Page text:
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FRUIT
Apples, Blackberries
Blackcurrants
Cherry, Gooseberry
Medlar Trees, Pears
Plums, Quince
Raspberries
Red Currants
Strawberries
 
VEGETABLES
Asparagus
Beetroot, Broad Beans
Brussels Sprouts
Cauliflower
Carrots, Courgettes
Cucumber - Ridge
French Beans
Kohlrabi
Leek, Lettuce
Mustard
Planting onion sets
Onions from seed
Parsnips,
Peas, Potatoes
Radish, Rhubarb
Runner Beans, Spinach
Swede, Sweetcorn
Sweet Peppers,
Sweet Potatoes,
Swiss Chard, Tomatoes

HERBS
Basil, Bay Trees
Garlic, Marjoram
Mint, Parsley
Rosemary, Sage

RAISED BEDS
Raised Bed Veg
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TECHNIQUES
Container Garden
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Polytunnels
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Tillers / Rotovators
Water Butts

TREES AND SHRUBS
All Shrub Reviews (30+)
 
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PLANTS
Chinese Lantern plants
Fuchsia, Lily of the Valley
Phalaenopsis Orchids

GARDENING NEWS

 

 

VEGETABLE CARE GUIDES

If you are growing vegetables for the first time or have attempted to grow them without much success in the past then the best single piece of advice we can offer you is to grow only three or four vegetable types in the first year. Don't try and and grow a large range at first, it's best to grow less but put all your efforts into growing those you do grow, well.

By growing less you will have more time to concentrate your efforts on the few. Not only will your chances of success increase but at the same time, next year you will be better able to remember what succeeded as well as what failed in your garden. In subsequent years you can slowly expand the choice of vegetables you grow consolidating your gardening experience.
We are very lucky in the UK because our climate allows us to grow cool weather vegetables in the first half of the season and then vegetables which benefit from more warmth and sunshine later in the year.

Three potatoes

As a suggestion for the first time gardener why not try growing lettuce for cropping early on in the season. An easy variety which takes up very little room is Tom Thumb, especially delicious when harvested young.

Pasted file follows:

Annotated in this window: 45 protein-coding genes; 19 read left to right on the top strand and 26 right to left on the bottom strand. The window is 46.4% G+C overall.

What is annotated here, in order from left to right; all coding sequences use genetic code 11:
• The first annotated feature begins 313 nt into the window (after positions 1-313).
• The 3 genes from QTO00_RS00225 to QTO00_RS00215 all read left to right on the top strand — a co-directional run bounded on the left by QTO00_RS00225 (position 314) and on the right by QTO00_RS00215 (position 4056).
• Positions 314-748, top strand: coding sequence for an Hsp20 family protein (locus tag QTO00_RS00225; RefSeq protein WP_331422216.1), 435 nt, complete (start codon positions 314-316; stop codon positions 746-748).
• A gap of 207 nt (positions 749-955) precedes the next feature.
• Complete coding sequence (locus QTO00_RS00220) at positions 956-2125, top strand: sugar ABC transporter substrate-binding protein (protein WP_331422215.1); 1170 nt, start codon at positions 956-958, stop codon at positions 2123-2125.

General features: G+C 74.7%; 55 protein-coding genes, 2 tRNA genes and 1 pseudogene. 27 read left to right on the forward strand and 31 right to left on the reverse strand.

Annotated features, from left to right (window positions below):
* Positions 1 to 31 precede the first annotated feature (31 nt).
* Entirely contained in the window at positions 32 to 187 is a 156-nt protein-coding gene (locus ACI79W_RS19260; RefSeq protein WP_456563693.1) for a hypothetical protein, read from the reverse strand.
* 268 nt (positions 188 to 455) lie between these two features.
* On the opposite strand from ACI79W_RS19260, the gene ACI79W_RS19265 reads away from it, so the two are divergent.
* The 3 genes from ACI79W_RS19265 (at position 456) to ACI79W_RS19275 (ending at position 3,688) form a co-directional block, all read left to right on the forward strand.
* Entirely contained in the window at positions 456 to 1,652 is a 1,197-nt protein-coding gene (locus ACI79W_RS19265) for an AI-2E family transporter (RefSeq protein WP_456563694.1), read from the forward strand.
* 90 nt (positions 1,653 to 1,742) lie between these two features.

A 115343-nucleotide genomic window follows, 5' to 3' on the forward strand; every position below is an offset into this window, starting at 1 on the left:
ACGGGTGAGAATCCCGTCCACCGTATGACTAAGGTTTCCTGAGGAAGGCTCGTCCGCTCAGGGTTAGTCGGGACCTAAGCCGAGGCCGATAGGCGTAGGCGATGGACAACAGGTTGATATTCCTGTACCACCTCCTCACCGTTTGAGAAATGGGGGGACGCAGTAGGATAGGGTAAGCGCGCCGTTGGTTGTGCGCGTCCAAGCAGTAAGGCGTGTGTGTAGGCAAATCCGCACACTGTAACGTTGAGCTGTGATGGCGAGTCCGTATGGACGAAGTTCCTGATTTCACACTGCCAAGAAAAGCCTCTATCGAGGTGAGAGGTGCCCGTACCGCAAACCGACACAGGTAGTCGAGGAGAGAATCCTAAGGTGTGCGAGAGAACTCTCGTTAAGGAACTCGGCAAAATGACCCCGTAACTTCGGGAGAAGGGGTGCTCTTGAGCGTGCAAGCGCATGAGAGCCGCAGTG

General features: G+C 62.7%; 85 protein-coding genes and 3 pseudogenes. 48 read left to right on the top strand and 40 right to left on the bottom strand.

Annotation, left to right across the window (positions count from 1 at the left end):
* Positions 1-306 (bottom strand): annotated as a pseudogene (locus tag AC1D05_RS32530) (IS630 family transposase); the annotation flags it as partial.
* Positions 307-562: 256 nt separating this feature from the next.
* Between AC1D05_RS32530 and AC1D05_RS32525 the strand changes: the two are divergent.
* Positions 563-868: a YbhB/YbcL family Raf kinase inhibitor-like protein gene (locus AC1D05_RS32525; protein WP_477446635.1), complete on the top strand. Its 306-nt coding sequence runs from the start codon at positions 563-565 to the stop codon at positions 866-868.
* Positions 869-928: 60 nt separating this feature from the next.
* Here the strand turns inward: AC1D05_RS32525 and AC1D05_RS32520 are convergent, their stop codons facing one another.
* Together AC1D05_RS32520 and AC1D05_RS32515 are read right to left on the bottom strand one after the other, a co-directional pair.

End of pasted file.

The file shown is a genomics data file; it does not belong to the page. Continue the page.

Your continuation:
For a mid season crop give new potatoes a try. They take up much more room but the taste of freshly harvested new potatoes is delicious. Charlotte or Nicola are tried and trusted varieties which will stand lack of care as long as they have a good supply of water.

An alternative to potatoes, which takes up less room, is beetroot. And whatever you do with beetroot, harvest them when they are small for the sweetest and most tender vegetables. A rock solid variety is Boltardy which is widely available all over the UK.

radish scarlet globe

An ideal vegetable choice for the amateur which matures towards the end of the growing year is the onion. Not only are they easy to grow and take up little room but they also store well in a shed or cool area of the house. Definitely start with onion sets rather than growing from seed, your chances of success are much higher with onion sets. Our favourite variety is Red Baron which has excellent taste and the red tinged rings bring salads to life.

For those with very little room in the garden, growing vegetables in containers is the way to go. You will be surprised at how many potatoes you can harvest from an old compost bag filled with multi-purpose compost. Beetroot and lettuce are also ideal for growing in containers and all our vegetable guides include full instructions on this growing method.

Our final choice of vegetable for the new or disheartened vegetable gardener is the humble radish. It can be sown from early spring right through to July and they only take four weeks to grow to maturity. Rather than plant them in separate rows just sow a few seeds around other vegetables. The radish can tolerate shade very well and they will mature before the other vegetables have grown too large.

The UK climate is very different depending on where you live and this affects when you sow seed and many of the care activities for vegetables. Make use of our date adjusting feature which will permanently change all dates in GardenFocused to be correct for your area of the UK.